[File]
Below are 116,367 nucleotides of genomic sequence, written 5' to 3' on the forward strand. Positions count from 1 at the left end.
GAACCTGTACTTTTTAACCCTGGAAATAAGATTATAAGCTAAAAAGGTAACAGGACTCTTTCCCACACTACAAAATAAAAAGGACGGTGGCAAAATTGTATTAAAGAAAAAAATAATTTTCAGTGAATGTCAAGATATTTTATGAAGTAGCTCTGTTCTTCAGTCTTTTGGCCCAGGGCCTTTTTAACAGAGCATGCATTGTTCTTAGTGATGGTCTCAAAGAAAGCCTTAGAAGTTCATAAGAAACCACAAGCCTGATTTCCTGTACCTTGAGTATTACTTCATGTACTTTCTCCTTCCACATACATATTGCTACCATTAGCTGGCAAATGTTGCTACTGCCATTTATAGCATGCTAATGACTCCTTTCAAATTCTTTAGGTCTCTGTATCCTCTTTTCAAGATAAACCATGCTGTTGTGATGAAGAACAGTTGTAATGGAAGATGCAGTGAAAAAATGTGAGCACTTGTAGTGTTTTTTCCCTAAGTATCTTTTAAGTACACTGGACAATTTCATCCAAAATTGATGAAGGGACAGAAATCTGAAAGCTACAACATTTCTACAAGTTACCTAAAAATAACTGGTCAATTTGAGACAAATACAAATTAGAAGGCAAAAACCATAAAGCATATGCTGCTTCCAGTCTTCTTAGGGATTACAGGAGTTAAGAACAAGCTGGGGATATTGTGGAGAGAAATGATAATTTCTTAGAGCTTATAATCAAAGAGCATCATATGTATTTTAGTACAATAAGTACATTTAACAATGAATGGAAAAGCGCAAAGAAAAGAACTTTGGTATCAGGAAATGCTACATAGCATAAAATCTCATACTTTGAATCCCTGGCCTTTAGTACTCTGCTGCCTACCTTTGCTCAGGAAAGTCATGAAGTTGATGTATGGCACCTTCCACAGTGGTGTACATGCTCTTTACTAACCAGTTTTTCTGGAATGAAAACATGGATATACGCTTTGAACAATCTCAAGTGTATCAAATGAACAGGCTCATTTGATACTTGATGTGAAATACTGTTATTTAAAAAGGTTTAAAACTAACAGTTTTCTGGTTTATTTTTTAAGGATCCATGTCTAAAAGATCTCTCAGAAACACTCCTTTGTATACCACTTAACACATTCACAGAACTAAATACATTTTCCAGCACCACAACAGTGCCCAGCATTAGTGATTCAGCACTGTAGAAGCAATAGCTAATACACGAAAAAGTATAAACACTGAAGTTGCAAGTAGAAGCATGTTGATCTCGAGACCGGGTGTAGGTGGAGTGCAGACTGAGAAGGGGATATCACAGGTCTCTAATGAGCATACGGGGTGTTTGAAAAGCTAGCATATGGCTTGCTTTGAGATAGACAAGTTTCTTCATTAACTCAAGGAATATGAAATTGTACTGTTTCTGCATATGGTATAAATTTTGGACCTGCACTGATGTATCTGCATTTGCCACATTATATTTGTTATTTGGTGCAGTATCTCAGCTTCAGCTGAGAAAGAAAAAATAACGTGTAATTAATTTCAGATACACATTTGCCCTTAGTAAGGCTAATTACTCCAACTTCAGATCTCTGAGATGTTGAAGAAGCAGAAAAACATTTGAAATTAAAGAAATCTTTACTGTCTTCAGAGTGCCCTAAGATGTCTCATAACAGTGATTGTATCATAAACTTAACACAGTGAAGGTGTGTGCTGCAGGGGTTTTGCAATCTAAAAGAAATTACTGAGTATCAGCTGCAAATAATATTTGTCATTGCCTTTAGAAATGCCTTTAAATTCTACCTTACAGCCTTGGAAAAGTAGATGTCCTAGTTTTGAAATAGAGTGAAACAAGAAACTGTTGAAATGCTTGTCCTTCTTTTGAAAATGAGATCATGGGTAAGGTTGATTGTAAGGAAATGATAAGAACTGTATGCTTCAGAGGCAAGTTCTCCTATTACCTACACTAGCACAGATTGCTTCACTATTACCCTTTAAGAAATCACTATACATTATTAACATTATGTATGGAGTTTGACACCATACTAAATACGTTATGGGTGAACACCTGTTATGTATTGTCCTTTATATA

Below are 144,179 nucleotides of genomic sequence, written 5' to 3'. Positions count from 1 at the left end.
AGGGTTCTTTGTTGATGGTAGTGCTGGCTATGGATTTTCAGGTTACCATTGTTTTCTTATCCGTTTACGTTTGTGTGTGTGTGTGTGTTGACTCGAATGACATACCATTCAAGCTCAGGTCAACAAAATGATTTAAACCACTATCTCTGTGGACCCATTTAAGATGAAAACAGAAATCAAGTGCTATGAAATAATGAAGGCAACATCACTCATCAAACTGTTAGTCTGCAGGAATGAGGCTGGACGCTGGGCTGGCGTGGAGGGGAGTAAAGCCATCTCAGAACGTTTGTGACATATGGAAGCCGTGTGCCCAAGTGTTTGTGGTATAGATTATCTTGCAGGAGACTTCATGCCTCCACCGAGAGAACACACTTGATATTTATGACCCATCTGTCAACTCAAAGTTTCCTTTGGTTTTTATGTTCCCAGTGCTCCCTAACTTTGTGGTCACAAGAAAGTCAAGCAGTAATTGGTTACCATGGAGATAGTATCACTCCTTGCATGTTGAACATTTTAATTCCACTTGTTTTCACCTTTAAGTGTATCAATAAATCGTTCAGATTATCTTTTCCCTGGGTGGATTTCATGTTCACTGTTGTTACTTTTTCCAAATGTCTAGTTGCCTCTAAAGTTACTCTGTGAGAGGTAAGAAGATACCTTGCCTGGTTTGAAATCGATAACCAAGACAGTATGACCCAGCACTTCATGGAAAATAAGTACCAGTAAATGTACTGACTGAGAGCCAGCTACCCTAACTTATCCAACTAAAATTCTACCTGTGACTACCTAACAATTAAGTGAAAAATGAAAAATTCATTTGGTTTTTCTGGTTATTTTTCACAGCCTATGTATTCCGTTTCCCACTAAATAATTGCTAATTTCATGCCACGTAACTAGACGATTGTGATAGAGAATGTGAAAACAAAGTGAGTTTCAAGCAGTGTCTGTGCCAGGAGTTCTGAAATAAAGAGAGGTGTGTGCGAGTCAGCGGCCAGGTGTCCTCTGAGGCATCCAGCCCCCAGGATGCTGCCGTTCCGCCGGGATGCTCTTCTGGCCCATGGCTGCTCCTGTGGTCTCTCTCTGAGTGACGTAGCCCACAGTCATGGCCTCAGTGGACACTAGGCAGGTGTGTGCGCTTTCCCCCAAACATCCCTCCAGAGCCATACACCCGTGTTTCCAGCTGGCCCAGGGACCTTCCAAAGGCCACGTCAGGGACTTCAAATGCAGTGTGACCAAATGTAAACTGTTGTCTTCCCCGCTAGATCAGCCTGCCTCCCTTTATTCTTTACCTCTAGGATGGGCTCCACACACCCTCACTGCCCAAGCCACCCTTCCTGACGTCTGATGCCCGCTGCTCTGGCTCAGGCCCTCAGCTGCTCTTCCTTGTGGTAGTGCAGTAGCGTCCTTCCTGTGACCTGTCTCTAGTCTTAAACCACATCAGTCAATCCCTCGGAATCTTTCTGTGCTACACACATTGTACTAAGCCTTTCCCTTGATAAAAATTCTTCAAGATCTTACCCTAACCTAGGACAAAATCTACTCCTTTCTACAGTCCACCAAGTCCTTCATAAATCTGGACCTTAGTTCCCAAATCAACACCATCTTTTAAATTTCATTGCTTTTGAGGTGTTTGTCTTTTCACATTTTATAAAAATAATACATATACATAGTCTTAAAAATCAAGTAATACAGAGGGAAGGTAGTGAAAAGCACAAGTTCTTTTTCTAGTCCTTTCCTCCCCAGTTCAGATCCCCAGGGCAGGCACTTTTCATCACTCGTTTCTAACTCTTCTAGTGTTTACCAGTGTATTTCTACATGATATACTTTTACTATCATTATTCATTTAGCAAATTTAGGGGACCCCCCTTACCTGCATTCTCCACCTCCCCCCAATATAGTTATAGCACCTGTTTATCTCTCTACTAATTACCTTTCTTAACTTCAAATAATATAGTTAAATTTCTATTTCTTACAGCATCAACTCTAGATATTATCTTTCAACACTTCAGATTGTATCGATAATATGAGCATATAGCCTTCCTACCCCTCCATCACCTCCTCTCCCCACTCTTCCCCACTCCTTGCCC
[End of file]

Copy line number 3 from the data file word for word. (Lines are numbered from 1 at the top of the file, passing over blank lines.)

Below are 144,179 nucleotides of genomic sequence, written 5' to 3'. Positions count from 1 at the left end.